Mt. Bachelor Property Management Blog

6 Central Oregon Housing Market Predictions for 2022


Lisa Berg - Wednesday, February 23, 2022

Looking to invest in a rental property in Central Oregon? Check out these 6 housing predictions for 2022 and contact us about managing your rental property.

Are you planning on choosing an investment property or considering a similar purchase in 2022? The real estate market has been responding to many different trends lately, from worldwide events like COVID-19 to more localized issues with demand and availability – with Oregon being an excellent example for nearly every factor.

If volatility or high prices had you waiting through 2021 before buying any property, you’re probably also interested in how the 2022 market is shaping up, and if projections indicate that it would be a good time to invest in a rental or not. We’re helping to clear things up a little with several projections for 2022 based on what we see in current data.

A Look Back at 2021

2021 was a year of high demand and limited inventory for Oregon’s major population centers, especially smaller cities and suburban areas that attracted those looking to move out of larger urban areas. The median home value in Portland at the end of 2021 was around $550,008, a steep increase of 13% from 2020, and a sign of just how rapidly property has appreciated in value in the state. The trends in Bend were even more pronounced, with the average sale price jumping up an amazing 17.4% in 2021, to $784.756 (the median home price likewise rose by 17.8%).

Rentals saw similar increases in pricing during this time, which led to a common question: Is this kind of price growth sustainable? Is it pushing potential renters out of the market at too high a rate? Meanwhile, rental restrictions from COVID-19 were broadly lifted, but this had only limited effects on the hottest markets in Oregon. Availability remained low as many owners chose, as they did in 2020, to sit tight and wait.

All this has put plenty of pressure on 2022 to provide more clarity and show signs of just where these Oregon trends are heading – or how they’re ending. Let’s take a closer look at some important projections for the coming year.

1. Housing Bubbles Subside – Slowly

housing-bubble-in-central-oregon

Will the housing bubble pop? It’s a common question these days: While 2022 is likely to see conditions normalizing, don’t expect rapidly falling property values any time soon. Demand for Oregon housing and pent-up inventory supplies finally going on market should work together to ensure a tamer market than what we saw in 2021, but with nothing like a crash.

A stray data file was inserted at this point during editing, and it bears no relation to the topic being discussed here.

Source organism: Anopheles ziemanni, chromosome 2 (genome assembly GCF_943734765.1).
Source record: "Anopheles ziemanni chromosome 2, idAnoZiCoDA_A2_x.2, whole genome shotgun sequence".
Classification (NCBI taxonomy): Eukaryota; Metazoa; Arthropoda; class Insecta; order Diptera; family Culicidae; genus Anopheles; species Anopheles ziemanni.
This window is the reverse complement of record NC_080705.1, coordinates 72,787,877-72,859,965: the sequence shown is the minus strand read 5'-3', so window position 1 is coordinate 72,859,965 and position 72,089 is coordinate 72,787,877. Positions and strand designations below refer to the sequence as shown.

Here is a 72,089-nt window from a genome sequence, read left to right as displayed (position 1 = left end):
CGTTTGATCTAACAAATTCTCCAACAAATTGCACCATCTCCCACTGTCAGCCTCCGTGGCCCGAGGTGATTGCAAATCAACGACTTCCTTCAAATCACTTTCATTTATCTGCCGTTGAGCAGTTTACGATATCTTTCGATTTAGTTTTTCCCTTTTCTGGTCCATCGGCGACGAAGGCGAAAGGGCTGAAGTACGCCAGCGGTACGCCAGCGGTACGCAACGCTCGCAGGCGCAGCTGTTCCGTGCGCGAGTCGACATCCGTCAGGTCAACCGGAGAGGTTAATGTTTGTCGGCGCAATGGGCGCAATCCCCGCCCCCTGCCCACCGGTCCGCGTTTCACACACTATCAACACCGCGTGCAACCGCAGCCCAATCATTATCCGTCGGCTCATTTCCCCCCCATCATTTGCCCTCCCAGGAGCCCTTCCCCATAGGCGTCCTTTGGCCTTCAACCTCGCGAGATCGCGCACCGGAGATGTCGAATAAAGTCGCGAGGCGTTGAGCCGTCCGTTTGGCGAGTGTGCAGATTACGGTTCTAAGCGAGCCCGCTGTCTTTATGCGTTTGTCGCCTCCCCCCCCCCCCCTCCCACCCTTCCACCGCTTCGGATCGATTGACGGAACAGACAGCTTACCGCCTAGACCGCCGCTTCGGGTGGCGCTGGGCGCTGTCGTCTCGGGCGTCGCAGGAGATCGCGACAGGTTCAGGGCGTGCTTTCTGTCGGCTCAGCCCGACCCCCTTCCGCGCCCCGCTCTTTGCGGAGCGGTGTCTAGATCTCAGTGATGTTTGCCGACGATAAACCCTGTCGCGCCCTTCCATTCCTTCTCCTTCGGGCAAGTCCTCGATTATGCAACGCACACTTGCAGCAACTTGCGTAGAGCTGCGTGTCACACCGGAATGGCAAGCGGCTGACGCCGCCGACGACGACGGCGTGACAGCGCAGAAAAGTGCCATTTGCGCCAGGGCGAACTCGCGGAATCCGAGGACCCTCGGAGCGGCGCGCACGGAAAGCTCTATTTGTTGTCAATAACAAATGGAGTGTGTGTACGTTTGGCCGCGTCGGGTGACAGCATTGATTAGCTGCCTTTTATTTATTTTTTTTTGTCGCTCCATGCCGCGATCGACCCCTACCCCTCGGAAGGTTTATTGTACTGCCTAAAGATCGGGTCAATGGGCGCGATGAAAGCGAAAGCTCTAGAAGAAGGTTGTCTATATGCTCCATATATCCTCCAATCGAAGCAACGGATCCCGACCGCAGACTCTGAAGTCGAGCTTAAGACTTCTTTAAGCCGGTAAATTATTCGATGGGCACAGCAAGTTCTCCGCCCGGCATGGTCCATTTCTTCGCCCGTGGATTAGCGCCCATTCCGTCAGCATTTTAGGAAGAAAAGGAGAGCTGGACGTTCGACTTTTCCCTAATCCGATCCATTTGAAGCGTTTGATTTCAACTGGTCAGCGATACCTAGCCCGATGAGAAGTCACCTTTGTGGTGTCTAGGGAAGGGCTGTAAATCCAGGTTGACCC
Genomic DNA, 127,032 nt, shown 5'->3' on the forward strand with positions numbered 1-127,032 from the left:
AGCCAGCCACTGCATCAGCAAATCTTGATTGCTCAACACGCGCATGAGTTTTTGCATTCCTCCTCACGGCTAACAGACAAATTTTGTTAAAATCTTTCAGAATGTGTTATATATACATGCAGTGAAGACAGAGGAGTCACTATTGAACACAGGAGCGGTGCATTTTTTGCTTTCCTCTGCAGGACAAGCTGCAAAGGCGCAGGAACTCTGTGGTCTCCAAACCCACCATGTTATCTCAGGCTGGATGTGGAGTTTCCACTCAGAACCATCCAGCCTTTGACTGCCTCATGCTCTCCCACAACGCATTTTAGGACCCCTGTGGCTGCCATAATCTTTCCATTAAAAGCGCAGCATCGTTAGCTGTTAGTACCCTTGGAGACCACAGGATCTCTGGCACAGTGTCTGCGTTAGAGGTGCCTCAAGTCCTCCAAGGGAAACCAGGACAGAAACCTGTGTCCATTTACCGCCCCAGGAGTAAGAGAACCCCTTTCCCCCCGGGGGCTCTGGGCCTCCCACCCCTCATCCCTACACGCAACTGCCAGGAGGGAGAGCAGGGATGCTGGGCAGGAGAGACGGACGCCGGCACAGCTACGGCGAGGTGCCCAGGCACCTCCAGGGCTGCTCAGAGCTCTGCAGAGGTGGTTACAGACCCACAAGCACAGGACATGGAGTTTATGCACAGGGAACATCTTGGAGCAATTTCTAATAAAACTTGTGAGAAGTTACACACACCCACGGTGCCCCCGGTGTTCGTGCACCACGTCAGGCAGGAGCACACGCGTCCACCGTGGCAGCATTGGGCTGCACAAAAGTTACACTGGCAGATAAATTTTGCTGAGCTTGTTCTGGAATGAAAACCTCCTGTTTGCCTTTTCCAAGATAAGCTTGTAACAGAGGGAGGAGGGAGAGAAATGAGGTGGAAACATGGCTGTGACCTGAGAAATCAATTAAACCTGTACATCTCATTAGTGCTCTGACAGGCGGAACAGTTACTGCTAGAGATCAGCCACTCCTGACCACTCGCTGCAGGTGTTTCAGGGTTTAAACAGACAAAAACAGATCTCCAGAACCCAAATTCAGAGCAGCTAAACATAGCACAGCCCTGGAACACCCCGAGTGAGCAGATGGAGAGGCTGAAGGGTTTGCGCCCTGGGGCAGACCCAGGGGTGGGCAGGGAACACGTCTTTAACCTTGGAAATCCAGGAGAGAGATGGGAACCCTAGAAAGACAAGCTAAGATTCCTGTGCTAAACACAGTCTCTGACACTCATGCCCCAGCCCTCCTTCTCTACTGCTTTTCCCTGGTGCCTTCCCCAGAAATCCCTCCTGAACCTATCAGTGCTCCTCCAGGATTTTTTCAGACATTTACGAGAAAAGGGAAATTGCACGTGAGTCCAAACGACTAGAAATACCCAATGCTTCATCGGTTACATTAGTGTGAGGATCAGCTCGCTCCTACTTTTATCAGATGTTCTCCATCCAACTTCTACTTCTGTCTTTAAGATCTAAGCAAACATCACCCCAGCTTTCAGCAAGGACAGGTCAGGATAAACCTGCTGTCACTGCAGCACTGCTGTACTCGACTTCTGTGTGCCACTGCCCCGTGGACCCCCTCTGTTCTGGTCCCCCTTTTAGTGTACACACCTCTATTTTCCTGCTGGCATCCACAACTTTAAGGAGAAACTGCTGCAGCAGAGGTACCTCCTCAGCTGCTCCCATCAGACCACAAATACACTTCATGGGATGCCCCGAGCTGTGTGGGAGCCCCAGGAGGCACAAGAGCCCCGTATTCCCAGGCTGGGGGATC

Instead, expect property prices to continue to rise, but more slowly than they have for the past couple of years. Projects on this vary considerably depending on who is making the prediction: Average U.S. prices are expected to rise around 5.1%, with forecasts from Fannie Mae being significantly higher, and Zelman significantly lower. In Oregon, the effect will be significantly more pronounced, although forecasts still range greatly from around 14% expected growth in Portland (Zillow) to 4.3% (Realtor.com). Since Zillow generally forecasts high and Realtor.com low, an accurate guess may be somewhere in between.

2. Inventory Issues Continue to Pose Challenges in a Seller’s Market

street-of-homes-in-central-oregon

We expect more inventory to open up in 2022, as many owners have been waiting to make significant changes throughout 2020 and 2021. Now that the effects of COVID-19 appear to be subsiding (more on this below) and other conditions are starting to look more normal, new buying opportunities should appear throughout the year. However, don’t expect this to be to lower average market prices too much: Demand for Oregon properties remains high, and it will continue to be a seller’s market.

Two important effects developed in 2021 that we believe will also be strong factors in 2022. First, the high cost of purchasing residential property will keep the rental market particularly active: Potential buyers who are priced out of a purchase will choose to become renters to live in the Northwest areas of their choice, leading to continued high demand for new rentals.

Second, buyers of all kinds will remain on the search for more affordable areas that still have lots of potential promise, where prices remain more reasonable. That includes high-growth areas from 2021 like Boise and the Spokane area. In Oregon, the current highest-growth markets remain Bed, Portland, Happy Valley, and Salem. Top areas for new vacation rentals were Hood River, Seaside, and McMinnville.

3. Foreclosures Stay Low For Now – As Do Mortgage Rates

foreclosed-home-in-central-oregon

We’ve also seen some speculation on if the number of foreclosures will pick up and open new housing opportunities as 2022 goes on. This does not seem likely at this time. Foreclosure rates in areas like Portland and other Oregon cities remain very low for now, and it appears that forbearance rates have largely recovered from COVID-19 conditions, so we would not suggest expecting a sudden change in this area.